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Why Protecting Christian Ponder Is Key for Vikings Against Lions

MINNEAPOLIS, MN - NOVEMBER 11: Christian Ponder #7 of the Minnesota Vikings passes the ball while under pressure from Ndamukong Suh #90 of the Detroit Lions during the second quarter of the game on November 11, 2012 at Mall of America Field at the Hubert H. Humphrey Metrodome in Minneapolis, Minnesota. (Photo by Hannah Foslien/Getty Images)
Hannah Foslien/Getty Images
Zach KruseSenior Analyst ISeptember 6, 2013

No factor in the Minnesota Vikings' Week 1 matchup with the Detroit Lions will have a bigger say in which NFC North team starts the season 1-0 than Minnesota's ability (or inability) to protect quarterback Christian Ponder

Ponder's decision-making was drastically worse when pressure arrived last season.

According to Pro Football Focus (subscription required), Ponder was under pressure on 178 of his dropbacks in 2012. He completed just 52 of 129 passes (40.3 percent) for 524 yards (4.1 yards per attempt), three touchdowns and six interceptions in those situations. 

Few quarterbacks were worse with rushers crowding the pocket. 

His completion percentage of 40.3 and passer rating of 41.0 were both among the bottom five of starting quarterbacks. Overall, PFF graded Ponder at minus-10.6 against pressure, which played a big factor in the Vikings quarterback finishing 34th out of 38 qualifying players at his position in 2012. 

Yet when the Vikings kept Ponder protected in the pocket, the former 12th-overall pick actually looked like a franchise quarterback. 

Facing no pressure, Ponder completed 248 of 354 passes (70.1 percent) for 2,411 yards (6.8), 15 touchdowns and six interceptions over 377 snaps. His passer rating was 95.9.

The jump in his numbers was staggering. Ponder completed 29.8 percent more of his passes and averaged 2.7 more yards per attempt without pressure. With a clean pocket, his passer rating rose 54.9 points. No other starting quarterback had a bigger gap in his passer rating last season. 

Two games against the Lions in 2012 followed Ponder's season-long script. 

In Minnesota's Week 4 win over Detroit, Ponder faced pressure 10 times on 29 dropbacks. He completed one of his seven passes for just 12 yards and two sacks. Without pressure, he connected on 15 of 19 attempts and didn't have a turnover.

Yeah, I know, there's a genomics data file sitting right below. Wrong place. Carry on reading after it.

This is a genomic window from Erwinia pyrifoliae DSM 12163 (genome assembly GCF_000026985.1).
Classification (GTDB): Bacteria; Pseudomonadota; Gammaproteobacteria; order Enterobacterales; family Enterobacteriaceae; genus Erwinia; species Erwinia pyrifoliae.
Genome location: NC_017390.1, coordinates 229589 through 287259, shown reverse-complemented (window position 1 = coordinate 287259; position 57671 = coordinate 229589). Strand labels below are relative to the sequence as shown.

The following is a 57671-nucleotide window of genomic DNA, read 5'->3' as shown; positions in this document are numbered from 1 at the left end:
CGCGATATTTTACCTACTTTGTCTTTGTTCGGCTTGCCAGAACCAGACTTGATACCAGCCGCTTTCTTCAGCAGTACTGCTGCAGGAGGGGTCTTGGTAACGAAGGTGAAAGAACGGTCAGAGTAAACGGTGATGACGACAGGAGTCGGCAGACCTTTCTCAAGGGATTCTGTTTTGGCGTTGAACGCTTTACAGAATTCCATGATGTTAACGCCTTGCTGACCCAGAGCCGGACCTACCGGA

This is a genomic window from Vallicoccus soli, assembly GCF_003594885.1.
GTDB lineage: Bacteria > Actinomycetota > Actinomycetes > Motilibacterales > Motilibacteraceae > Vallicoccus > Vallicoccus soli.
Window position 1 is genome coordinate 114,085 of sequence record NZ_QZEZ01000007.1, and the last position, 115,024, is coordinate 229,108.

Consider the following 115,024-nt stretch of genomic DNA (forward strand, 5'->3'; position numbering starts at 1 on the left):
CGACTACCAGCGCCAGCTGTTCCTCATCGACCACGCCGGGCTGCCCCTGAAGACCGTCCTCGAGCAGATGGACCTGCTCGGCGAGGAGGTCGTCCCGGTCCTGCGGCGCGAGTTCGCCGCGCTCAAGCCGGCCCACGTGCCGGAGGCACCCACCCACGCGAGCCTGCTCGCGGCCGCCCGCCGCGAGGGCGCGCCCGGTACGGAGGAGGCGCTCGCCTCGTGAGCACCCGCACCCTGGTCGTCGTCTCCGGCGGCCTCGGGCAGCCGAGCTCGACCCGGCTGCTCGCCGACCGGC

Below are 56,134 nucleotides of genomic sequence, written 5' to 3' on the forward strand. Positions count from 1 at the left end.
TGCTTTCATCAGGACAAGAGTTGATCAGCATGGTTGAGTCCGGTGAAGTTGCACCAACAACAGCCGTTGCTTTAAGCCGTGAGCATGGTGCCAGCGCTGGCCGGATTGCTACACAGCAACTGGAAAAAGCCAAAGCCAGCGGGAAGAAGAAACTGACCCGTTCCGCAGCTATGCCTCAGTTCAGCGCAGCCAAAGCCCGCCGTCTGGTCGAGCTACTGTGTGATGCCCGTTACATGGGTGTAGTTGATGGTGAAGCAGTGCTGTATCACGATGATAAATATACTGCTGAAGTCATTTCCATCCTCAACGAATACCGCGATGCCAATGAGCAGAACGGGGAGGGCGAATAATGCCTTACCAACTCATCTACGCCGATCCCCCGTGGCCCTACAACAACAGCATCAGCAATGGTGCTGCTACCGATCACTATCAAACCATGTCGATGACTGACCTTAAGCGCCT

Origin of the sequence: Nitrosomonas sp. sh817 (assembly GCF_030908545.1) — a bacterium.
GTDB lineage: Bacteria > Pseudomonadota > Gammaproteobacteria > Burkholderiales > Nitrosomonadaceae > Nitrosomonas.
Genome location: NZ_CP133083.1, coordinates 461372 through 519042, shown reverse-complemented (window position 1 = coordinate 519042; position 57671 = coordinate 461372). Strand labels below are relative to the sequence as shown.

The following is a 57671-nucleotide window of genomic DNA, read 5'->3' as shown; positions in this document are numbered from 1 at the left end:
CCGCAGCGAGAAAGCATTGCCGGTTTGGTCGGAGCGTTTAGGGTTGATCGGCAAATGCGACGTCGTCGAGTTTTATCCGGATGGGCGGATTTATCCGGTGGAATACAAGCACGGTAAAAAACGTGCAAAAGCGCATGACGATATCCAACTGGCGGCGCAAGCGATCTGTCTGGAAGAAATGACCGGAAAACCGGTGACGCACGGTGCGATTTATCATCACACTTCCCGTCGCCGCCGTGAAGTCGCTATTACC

Six weeks later, the Vikings protected Ponder on 23 of his 36 dropbacks. He proceeded to torch the Lions' secondary in these situations, completing 18 of 22 passes (81.8 percent) for 140 yards and two touchdowns (a 123.5 passer rating).  

Overall, Ponder tallied just 93 yards on 17 attempts (5.5) and was sacked four times against Detroit's pressure last season. He completed 33 of 41 passes with two scores and no turnovers without it. 

Keeping Ponder clean against one of the game's most talented front fours will certainly be a difficult task for the Vikings' offensive line. 

Not only are Ndamukong Suh and Nick Fairley arguably the top pass-rushing duo of defensive tackles in football, but defensive ends Jason Jones and Israel Idonije were added in free agency, while the fifth overall pick was spent on raw but ultra-talented pass-rusher Ezekiel Ansah.

The Lions possess the rare ability to bring pressure from both the edge and interior of the pocket, and the defense has also experimented in the preseason with moving the four starters around the defensive line. On a few occasions, Jones and Ansah shifted inside to create additional matchup problems. 

Suh and Fairley will give the interior of the Vikings' offensive line a stern opening test. 

The two combined for 13.5 sacks in 2012. According to PFF (subscription required), Suh and Fairley finished second and third respectively in pass-rushing productivity among defensive tackles (minimum 25 percent of defensive snaps). Only Geno Atkins of the Cincinnati Bengals was better. And overall, the duo delivered pressure on one of every eight pass-rushing snaps last season.

There are several ways for young quarterbacks to get better at handling pressure. 

As experience in an offense increases at the quarterback position, the speed of the game tends to slow down. Progressions from the first to second to third option are made faster. The internal clock better indicates when the football should come out. In his third year, Ponder should be getting better at each. 

The knowledge base in blitzes and protection schemes also increases. The blitzes that were successful against Ponder last season should now be better recognized before the snap, which would then allow protections to better compensate once the play is in motion. 

Finally, the best quarterbacks in the game use subtle movements inside the pocket to both elude rushers and buy time. Taking off at the first sign of pressure only complicates certain protections. Maturity inside the pocket allows offenses to attack defenses instead of panicking. 

The Vikings will need Ponder to develop these weapons against pressure this season. The Lions might be a perfect measuring stick for that progress in Week 1, as a terrific front four should present Ponder and the Vikings' offensive line with a difficult test to kick off the season. 

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